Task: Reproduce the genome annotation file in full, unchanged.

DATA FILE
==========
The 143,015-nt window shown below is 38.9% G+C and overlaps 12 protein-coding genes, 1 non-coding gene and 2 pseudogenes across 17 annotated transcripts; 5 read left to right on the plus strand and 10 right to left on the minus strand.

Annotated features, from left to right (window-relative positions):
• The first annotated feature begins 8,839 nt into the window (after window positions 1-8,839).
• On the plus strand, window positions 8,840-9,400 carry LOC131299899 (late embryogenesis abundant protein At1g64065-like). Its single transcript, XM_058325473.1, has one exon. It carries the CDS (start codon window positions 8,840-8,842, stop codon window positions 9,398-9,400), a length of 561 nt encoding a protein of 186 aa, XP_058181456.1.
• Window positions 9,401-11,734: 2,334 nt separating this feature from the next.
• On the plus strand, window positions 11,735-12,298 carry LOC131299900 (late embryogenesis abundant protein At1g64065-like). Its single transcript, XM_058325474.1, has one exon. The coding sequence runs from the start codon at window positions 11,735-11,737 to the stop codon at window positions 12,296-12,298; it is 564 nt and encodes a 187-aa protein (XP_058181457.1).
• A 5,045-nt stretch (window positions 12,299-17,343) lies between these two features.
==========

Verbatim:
The 143,015-nt window shown below is 38.9% G+C and overlaps 12 protein-coding genes, 1 non-coding gene and 2 pseudogenes across 17 annotated transcripts; 5 read left to right on the plus strand and 10 right to left on the minus strand.

Annotated features, from left to right (window-relative positions):
• The first annotated feature begins 8,839 nt into the window (after window positions 1-8,839).
• On the plus strand, window positions 8,840-9,400 carry LOC131299899 (late embryogenesis abundant protein At1g64065-like). Its single transcript, XM_058325473.1, has one exon. It carries the CDS (start codon window positions 8,840-8,842, stop codon window positions 9,398-9,400), a length of 561 nt encoding a protein of 186 aa, XP_058181456.1.
• Window positions 9,401-11,734: 2,334 nt separating this feature from the next.
• On the plus strand, window positions 11,735-12,298 carry LOC131299900 (late embryogenesis abundant protein At1g64065-like). Its single transcript, XM_058325474.1, has one exon. The coding sequence runs from the start codon at window positions 11,735-11,737 to the stop codon at window positions 12,296-12,298; it is 564 nt and encodes a 187-aa protein (XP_058181457.1).
• A 5,045-nt stretch (window positions 12,299-17,343) lies between these two features.